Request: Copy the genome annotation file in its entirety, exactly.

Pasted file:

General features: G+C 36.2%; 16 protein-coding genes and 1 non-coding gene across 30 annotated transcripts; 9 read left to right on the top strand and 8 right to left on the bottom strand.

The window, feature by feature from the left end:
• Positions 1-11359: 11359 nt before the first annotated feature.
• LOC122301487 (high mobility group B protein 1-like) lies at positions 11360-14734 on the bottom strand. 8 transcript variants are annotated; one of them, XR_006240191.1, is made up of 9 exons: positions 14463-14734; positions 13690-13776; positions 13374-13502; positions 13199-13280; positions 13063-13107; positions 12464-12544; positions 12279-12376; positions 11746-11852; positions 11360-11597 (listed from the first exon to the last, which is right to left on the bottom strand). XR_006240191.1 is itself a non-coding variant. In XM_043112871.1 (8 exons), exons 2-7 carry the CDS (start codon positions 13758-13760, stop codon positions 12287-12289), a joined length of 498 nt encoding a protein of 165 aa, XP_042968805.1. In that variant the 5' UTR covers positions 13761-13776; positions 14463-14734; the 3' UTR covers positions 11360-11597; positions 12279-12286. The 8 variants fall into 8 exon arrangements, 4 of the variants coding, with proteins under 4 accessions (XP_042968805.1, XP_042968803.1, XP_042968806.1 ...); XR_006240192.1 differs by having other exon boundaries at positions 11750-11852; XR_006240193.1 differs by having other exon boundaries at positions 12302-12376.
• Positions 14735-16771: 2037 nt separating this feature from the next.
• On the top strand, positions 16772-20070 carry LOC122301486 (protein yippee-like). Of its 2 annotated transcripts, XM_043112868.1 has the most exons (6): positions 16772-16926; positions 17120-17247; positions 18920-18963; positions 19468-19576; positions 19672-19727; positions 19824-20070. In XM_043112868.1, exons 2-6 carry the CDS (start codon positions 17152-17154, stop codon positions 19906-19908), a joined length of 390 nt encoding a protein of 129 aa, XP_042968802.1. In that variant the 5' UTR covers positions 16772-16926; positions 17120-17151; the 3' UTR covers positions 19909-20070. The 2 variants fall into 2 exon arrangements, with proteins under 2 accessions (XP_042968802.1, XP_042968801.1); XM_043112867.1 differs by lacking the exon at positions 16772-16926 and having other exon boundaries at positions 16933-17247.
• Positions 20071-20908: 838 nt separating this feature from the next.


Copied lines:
General features: G+C 36.2%; 16 protein-coding genes and 1 non-coding gene across 30 annotated transcripts; 9 read left to right on the top strand and 8 right to left on the bottom strand.

The window, feature by feature from the left end:
• Positions 1-11359: 11359 nt before the first annotated feature.
• LOC122301487 (high mobility group B protein 1-like) lies at positions 11360-14734 on the bottom strand. 8 transcript variants are annotated; one of them, XR_006240191.1, is made up of 9 exons: positions 14463-14734; positions 13690-13776; positions 13374-13502; positions 13199-13280; positions 13063-13107; positions 12464-12544; positions 12279-12376; positions 11746-11852; positions 11360-11597 (listed from the first exon to the last, which is right to left on the bottom strand). XR_006240191.1 is itself a non-coding variant. In XM_043112871.1 (8 exons), exons 2-7 carry the CDS (start codon positions 13758-13760, stop codon positions 12287-12289), a joined length of 498 nt encoding a protein of 165 aa, XP_042968805.1. In that variant the 5' UTR covers positions 13761-13776; positions 14463-14734; the 3' UTR covers positions 11360-11597; positions 12279-12286. The 8 variants fall into 8 exon arrangements, 4 of the variants coding, with proteins under 4 accessions (XP_042968805.1, XP_042968803.1, XP_042968806.1 ...); XR_006240192.1 differs by having other exon boundaries at positions 11750-11852; XR_006240193.1 differs by having other exon boundaries at positions 12302-12376.
• Positions 14735-16771: 2037 nt separating this feature from the next.
• On the top strand, positions 16772-20070 carry LOC122301486 (protein yippee-like). Of its 2 annotated transcripts, XM_043112868.1 has the most exons (6): positions 16772-16926; positions 17120-17247; positions 18920-18963; positions 19468-19576; positions 19672-19727; positions 19824-20070. In XM_043112868.1, exons 2-6 carry the CDS (start codon positions 17152-17154, stop codon positions 19906-19908), a joined length of 390 nt encoding a protein of 129 aa, XP_042968802.1. In that variant the 5' UTR covers positions 16772-16926; positions 17120-17151; the 3' UTR covers positions 19909-20070. The 2 variants fall into 2 exon arrangements, with proteins under 2 accessions (XP_042968802.1, XP_042968801.1); XM_043112867.1 differs by lacking the exon at positions 16772-16926 and having other exon boundaries at positions 16933-17247.
• Positions 20071-20908: 838 nt separating this feature from the next.